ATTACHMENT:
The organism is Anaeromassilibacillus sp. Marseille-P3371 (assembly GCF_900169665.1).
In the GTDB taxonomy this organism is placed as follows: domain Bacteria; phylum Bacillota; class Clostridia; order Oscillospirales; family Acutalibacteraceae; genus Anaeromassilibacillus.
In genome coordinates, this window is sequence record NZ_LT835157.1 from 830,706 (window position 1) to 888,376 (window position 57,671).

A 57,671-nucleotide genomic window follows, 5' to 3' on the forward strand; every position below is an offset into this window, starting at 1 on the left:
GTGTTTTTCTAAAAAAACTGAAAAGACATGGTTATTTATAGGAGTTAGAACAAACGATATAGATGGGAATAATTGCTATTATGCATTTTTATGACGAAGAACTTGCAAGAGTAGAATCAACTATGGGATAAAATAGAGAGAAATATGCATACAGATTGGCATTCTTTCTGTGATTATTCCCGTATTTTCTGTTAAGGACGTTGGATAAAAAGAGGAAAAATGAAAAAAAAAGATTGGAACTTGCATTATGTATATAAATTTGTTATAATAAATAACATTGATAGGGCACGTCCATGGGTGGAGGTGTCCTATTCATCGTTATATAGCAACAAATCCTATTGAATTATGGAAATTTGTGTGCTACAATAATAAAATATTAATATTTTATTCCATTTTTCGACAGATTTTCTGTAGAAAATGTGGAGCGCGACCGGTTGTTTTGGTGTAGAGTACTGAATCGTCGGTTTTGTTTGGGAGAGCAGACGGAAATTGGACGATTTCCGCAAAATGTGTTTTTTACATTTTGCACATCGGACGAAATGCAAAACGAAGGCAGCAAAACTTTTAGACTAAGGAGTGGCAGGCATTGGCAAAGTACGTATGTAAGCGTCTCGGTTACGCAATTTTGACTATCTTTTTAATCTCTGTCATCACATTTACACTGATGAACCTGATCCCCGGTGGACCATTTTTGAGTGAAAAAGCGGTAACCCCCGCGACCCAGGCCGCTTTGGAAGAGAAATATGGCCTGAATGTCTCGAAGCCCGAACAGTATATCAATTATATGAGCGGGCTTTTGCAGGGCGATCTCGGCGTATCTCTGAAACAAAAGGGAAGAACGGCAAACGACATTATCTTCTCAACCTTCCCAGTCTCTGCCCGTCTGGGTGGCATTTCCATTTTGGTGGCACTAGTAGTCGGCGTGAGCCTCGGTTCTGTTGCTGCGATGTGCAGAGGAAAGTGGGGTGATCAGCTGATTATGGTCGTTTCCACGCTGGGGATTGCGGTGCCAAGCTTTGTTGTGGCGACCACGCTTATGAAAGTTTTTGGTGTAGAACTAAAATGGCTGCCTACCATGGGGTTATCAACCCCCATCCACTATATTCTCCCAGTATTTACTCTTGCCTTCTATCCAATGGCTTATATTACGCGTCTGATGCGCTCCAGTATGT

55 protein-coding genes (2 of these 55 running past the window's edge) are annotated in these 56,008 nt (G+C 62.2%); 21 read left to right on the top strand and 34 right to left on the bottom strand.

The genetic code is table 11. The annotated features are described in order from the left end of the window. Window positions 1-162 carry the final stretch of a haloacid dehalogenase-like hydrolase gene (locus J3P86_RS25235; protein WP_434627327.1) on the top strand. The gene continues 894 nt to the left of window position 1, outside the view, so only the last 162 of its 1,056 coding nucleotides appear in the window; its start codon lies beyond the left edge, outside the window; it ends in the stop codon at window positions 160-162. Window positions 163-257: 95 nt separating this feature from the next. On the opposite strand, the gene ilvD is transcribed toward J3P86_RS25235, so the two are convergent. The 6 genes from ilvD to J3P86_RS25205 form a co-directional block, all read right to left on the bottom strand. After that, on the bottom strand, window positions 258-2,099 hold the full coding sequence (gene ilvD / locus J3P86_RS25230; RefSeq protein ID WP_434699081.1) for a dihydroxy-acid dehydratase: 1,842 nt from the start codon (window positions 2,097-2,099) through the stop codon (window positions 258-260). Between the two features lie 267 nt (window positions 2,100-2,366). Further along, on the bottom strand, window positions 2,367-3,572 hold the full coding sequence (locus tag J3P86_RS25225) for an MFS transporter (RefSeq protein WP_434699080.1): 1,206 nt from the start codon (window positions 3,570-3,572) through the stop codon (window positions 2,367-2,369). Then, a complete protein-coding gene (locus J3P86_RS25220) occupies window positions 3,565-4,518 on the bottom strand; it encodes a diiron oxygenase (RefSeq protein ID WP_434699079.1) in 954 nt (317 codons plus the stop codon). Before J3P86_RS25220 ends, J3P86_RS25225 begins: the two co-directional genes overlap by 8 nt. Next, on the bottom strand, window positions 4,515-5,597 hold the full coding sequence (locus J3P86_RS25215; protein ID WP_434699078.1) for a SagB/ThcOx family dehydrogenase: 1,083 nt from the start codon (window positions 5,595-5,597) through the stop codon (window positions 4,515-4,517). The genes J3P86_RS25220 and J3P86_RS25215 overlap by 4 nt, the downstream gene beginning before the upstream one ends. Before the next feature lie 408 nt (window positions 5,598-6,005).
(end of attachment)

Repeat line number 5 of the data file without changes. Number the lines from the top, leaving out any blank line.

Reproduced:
GTGTTTTTCTAAAAAAACTGAAAAGACATGGTTATTTATAGGAGTTAGAACAAACGATATAGATGGGAATAATTGCTATTATGCATTTTTATGACGAAGAACTTGCAAGAGTAGAATCAACTATGGGATAAAATAGAGAGAAATATGCATACAGATTGGCATTCTTTCTGTGATTATTCCCGTATTTTCTGTTAAGGACGTTGGATAAAAAGAGGAAAAATGAAAAAAAAAGATTGGAACTTGCATTATGTATATAAATTTGTTATAATAAATAACATTGATAGGGCACGTCCATGGGTGGAGGTGTCCTATTCATCGTTATATAGCAACAAATCCTATTGAATTATGGAAATTTGTGTGCTACAATAATAAAATATTAATATTTTATTCCATTTTTCGACAGATTTTCTGTAGAAAATGTGGAGCGCGACCGGTTGTTTTGGTGTAGAGTACTGAATCGTCGGTTTTGTTTGGGAGAGCAGACGGAAATTGGACGATTTCCGCAAAATGTGTTTTTTACATTTTGCACATCGGACGAAATGCAAAACGAAGGCAGCAAAACTTTTAGACTAAGGAGTGGCAGGCATTGGCAAAGTACGTATGTAAGCGTCTCGGTTACGCAATTTTGACTATCTTTTTAATCTCTGTCATCACATTTACACTGATGAACCTGATCCCCGGTGGACCATTTTTGAGTGAAAAAGCGGTAACCCCCGCGACCCAGGCCGCTTTGGAAGAGAAATATGGCCTGAATGTCTCGAAGCCCGAACAGTATATCAATTATATGAGCGGGCTTTTGCAGGGCGATCTCGGCGTATCTCTGAAACAAAAGGGAAGAACGGCAAACGACATTATCTTCTCAACCTTCCCAGTCTCTGCCCGTCTGGGTGGCATTTCCATTTTGGTGGCACTAGTAGTCGGCGTGAGCCTCGGTTCTGTTGCTGCGATGTGCAGAGGAAAGTGGGGTGATCAGCTGATTATGGTCGTTTCCACGCTGGGGATTGCGGTGCCAAGCTTTGTTGTGGCGACCACGCTTATGAAAGTTTTTGGTGTAGAACTAAAATGGCTGCCTACCATGGGGTTATCAACCCCCATCCACTATATTCTCCCAGTATTTACTCTTGCCTTCTATCCAATGGCTTATATTACGCGTCTGATGCGCTCCAGTATGT